While many others in my circle of well-read women and men have extolled the virtues of the author, and myself having fallen under the spell of his iconic Water speech and several of his essays, I thought this would be an easy read. Hell (pun intended), I’ve read the bible from beginning to end several times in my young life, how hard could it be to complete this particular work of modern fiction?

My self-confidence couldn’t have been more misplaced.

In terms of its scriptural equivalent, I made it about as far as Jacob’s quarrel with Laban of Syria—or, to be exact, page 55—before I realized that, dammit, this book is just not working for me.

Worse: I loathe it.

I’m pretty sure it didn’t help that I awoke at 4 a.m. this morning to the sound of the kitty barfing up her not-so-cheap cat food on my freshly laundered comforter, only to immediately thereafter see this monstrosity of a book, so far from completion, mere inches from my face—all only seconds after being jarred from a peaceful sleep.

Now, I realize that, as a writer, I may come under intense scrutiny for my intense hatred for this “encyclopedic novel” (as the work is now categorized). In all fairness, however, after learning a bit more about the history of Infinite Jest and how it came to be, I was not at all surprised to learn that the writer himself struggled to bring it to life: he began writing several beginnings of the manuscript between the years of 1986 and 1989, after which he abandoned the work until 1991-1992, when he finally completed it.

That said, my intent is not to decry its literary value or even to insult this fine author’s skill or impact upon the reading world. After all, I do indeed own a collection of World Book Encyclopedias, in their glorious, tangible form. I appreciate the educational and cultural role they play in my life and in the world at large. But will I sit down to read A through C? Nope.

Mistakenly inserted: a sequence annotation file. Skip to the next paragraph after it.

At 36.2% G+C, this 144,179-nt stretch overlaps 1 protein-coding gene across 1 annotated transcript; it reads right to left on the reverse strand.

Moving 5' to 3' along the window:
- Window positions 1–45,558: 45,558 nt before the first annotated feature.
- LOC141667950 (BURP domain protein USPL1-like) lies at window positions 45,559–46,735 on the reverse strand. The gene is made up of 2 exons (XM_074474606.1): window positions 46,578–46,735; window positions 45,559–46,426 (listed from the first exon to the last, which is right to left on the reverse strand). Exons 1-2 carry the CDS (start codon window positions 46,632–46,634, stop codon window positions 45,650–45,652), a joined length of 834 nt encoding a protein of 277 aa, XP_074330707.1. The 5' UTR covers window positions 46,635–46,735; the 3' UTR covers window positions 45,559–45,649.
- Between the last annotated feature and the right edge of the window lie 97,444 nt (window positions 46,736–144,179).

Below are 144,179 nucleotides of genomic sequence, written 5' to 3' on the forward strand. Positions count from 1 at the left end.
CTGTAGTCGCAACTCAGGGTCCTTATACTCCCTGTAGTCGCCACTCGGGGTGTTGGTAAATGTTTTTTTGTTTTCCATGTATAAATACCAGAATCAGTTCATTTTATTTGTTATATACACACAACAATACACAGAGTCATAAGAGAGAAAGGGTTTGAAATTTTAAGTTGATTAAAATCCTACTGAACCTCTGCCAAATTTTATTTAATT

I will admit that I probably spend too much time online to have patience for a book that weighs more than my laptop. Maybe Elephant Journal articles and Elizabeth Gilbert books are more my style. Maybe that makes me a lazy millennial, maybe it makes me a child of the revolution, or maybe it just means I’m not in a place in my life where tackling one of Wallace’s greater works is among my most burning desires. In my defense, I have read thousands of books (many of them wonderful, some of them mediocre, and a few of them downright terrible), and I have, almost obsessively, insisted upon seeing each one of them through to completion, even when I don’t always enjoy the process of consumption. Having read works of similar depth and caliber, I have nothing to prove.

So, being the over-thinker that I am, I couldn’t help but wonder about the bigger reason as to why I suddenly decided to remove my bookmark, list the thing on half.com, and say “to hell with this!” After all, there is usually an epiphany on the heels of most 4 a.m. wake-up calls, and since the idea of quitting a book midway to completion is so foreign to me, I knew there was something significant I had to consider.

And here it is.

If a person’s life is one great big library, then the books on its shelves are relationships and all the infinite pages therein are our precious days. Further, what we choose to read implies whom we choose to spend our time with, and how we choose to spend it. And, in retrospect, while I don’t ever regret the books I read, I certainly wonder if I would’ve expanded my literary vocabulary or cultural contribution to this planet if I might’ve just been a little more selective.

Who knows? Maybe people are a bit like books, too. Maybe a page is torn out, maybe the subject matter is over one’s head, or maybe this character of David Wallace’s is, up to page 55, drowning in his dysfunction and crippled by his addiction and, hmm, sounds heartbreakingly familiar to someone I know in the flesh, and I’m not sure if I can do this anymore.

Sometimes you only get to someone’s page 55 before discovering that, dammit, this is just not working for me.

For me, there is never a good stopping point. I don’t quit books. I don’t quit people. But when there is no respectable reason to continue sacrificing time and mental energy in a heavy, depressing saga that, for one, doesn’t resonate with you; two, often makes you cry; and three, you know is going to leave you feeling depleted when you turn the last page, it’s time to close the book.

I may love many of the other writings of David Foster Wallace, but in this particular context, his Infinite Jest represents the 1079-pages of drama that I’ve been lugging around with me for far too long. It’s the book I’ve been fighting to finish; all because of my pride and because of my loyalty—a loyalty both to books and to their authors, but most of all to the belief that we are all just torn, ink-splashed pages of humanness; the ugliest of which only need a little understanding in order to be loved.